Cost-effectiveness of intensified interventions to control healthcare-associated MRSA infections – A systematic literature review

Krishna C Talluri, The University of Texas School of Public Health


Methicillin Resistant Staphylococcus aureus healthcare-associated infections (MRSA HAIs) are a major cause of morbidity in hospitalized patients. They pose great economic burden to hospitals caring for these patients. Intensified Interventions aim to control MRSA HAIs. Cost-effectiveness of Intensified Interventions is largely unclear. We performed a review of cost-effectiveness literature on Intensified Interventions , and provide a summary of study findings, the status of economic research in the area, and information that will help decision-makers at regional level and guide future research. We conducted literature search using electronic database PubMed, EBSCO, and The Cochrane Library. We limited our search to English articles published after 1999. We reviewed a total of 1,356 titles, and after applying our inclusion and exclusion criteria selected seven articles for our final review. We modified the Economic Evaluation Abstraction Form provided by CDC, and used this form to abstract data from studies. Of the seven selected articles two were cohort studies and the remaining five were modeling studies. They were done in various countries, in different study settings, and with different variations of the Intensified Intervention . Overall, six of the seven studies reported that Intensified Interventions were dominant or at least cost-effective in their study setting. This effect persisted on sensitivity testing. We identified many gaps in research in this field. The cost-effectiveness research in the field is mostly composed of modeling studies. The studies do not always clearly describe the intervention. The intervention and infection costs and the sources for these costs are not always explicit or are missing. In modeling studies, there is uncertainty associated with some key model inputs, but these inputs are not always identified. The models utilized in the modeling studies are not always tested for internal consistency or validity. Studies usually test the short term cost-effectiveness of Intensified Interventions but not the long results. Our study limitation was the inability to adjust for differences in study settings, intervention costs, disease costs, or effectiveness measures. Our study strength is the presentation of a focused literature review of Intensified Interventions in hospital settings. Through this study we provide information that will help decision makers at regional level, help guide future research, and might change clinical care and policies.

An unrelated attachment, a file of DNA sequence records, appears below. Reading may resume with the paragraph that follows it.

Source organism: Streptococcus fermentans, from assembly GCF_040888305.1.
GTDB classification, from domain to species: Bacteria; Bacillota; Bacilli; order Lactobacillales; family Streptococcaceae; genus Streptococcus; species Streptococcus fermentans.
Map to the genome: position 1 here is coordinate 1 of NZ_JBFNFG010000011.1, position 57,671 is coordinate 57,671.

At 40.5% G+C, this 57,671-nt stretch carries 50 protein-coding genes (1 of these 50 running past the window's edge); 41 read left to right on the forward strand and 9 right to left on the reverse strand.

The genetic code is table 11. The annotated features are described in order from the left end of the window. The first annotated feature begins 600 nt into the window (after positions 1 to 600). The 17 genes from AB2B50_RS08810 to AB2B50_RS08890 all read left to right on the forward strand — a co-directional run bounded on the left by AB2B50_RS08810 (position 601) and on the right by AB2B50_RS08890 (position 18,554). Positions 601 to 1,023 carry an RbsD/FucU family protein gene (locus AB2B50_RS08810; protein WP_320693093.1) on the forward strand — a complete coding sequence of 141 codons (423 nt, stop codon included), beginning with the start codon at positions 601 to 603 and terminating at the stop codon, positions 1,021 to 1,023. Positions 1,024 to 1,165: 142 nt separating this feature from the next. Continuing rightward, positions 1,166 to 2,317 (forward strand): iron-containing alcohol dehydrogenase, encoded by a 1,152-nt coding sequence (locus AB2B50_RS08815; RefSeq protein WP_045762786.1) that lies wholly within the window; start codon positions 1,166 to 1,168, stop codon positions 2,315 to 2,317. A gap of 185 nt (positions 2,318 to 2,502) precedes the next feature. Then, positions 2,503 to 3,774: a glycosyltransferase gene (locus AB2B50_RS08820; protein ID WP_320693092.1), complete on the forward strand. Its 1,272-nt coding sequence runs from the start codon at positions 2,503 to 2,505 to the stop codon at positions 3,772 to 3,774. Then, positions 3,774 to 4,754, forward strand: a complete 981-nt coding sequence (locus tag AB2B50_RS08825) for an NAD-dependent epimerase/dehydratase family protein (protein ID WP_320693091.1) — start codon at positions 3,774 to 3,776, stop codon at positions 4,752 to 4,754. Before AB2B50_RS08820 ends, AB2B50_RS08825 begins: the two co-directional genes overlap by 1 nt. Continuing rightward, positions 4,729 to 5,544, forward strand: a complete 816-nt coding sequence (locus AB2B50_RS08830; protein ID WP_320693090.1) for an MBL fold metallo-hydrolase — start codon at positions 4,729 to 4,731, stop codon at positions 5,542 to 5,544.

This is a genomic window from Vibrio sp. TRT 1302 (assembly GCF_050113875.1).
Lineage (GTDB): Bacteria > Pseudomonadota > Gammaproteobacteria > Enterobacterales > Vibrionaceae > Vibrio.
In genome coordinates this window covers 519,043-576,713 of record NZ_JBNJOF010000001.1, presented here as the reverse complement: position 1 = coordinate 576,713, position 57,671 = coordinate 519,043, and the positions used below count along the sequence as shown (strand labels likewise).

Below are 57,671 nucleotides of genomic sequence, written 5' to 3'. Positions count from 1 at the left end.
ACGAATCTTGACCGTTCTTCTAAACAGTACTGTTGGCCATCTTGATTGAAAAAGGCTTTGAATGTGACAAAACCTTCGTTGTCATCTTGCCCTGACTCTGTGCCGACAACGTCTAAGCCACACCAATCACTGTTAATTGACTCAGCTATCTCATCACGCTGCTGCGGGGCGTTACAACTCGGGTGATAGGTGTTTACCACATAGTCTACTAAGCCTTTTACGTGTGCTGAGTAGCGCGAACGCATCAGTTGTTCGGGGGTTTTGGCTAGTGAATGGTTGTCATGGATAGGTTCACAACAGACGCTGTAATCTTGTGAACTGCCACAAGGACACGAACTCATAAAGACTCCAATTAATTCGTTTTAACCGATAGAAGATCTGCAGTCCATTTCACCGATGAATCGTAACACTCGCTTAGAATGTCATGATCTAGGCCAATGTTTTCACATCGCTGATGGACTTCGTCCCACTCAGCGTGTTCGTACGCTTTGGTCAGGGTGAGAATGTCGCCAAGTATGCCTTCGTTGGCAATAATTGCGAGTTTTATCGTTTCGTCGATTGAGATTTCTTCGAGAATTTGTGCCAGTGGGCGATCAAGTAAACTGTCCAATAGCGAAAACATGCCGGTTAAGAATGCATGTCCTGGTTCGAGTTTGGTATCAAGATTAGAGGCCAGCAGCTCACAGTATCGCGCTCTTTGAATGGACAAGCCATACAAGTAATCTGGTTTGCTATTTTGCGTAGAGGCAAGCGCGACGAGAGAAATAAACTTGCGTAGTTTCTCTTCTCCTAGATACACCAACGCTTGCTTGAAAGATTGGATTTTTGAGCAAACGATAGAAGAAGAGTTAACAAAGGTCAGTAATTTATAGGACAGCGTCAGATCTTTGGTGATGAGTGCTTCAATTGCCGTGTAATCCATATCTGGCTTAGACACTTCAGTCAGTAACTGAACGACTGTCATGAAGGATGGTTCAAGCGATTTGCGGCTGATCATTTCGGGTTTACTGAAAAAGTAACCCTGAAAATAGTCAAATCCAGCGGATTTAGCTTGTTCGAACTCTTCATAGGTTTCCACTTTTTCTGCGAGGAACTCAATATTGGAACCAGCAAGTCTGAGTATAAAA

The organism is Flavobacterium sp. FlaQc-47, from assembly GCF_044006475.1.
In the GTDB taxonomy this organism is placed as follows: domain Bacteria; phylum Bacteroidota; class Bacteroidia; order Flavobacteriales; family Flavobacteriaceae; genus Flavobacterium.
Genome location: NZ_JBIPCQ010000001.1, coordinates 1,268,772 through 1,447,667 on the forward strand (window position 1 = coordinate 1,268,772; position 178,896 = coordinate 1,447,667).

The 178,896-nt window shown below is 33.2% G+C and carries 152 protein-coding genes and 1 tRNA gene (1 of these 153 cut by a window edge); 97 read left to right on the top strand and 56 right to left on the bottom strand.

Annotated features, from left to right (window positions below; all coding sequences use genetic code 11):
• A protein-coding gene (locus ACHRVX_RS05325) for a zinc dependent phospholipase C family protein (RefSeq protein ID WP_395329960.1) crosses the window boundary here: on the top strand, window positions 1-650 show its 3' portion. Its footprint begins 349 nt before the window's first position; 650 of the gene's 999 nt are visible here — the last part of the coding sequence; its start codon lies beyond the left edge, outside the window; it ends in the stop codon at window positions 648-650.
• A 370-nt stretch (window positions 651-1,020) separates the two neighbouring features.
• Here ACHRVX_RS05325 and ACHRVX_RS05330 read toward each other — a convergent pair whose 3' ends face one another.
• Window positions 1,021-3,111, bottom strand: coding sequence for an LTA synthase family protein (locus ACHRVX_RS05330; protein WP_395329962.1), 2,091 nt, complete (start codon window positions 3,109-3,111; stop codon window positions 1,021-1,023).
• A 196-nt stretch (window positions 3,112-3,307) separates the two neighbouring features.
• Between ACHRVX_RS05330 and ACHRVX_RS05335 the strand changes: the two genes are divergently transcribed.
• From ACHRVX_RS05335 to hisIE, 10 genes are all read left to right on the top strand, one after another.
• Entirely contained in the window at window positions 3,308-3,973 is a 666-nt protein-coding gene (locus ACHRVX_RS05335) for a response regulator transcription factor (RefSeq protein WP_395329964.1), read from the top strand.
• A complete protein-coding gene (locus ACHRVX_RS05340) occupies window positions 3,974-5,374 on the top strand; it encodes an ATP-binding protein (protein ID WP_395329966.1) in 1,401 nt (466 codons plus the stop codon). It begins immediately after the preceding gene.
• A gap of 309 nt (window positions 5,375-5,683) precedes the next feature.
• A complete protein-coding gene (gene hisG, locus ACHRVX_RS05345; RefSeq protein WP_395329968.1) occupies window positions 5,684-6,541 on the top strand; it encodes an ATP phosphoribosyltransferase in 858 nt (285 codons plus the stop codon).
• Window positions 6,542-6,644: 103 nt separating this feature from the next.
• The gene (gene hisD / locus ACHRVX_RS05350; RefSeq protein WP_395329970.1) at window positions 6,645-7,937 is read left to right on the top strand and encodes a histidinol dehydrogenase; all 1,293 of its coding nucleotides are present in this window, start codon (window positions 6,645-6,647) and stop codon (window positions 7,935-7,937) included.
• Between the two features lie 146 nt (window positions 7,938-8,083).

Subject Area

Public health|Health care management

Recommended Citation

Talluri, Krishna C, "Cost-effectiveness of intensified interventions to control healthcare-associated MRSA infections – A systematic literature review" (2013). Texas Medical Center Dissertations (via ProQuest). AAI1541017.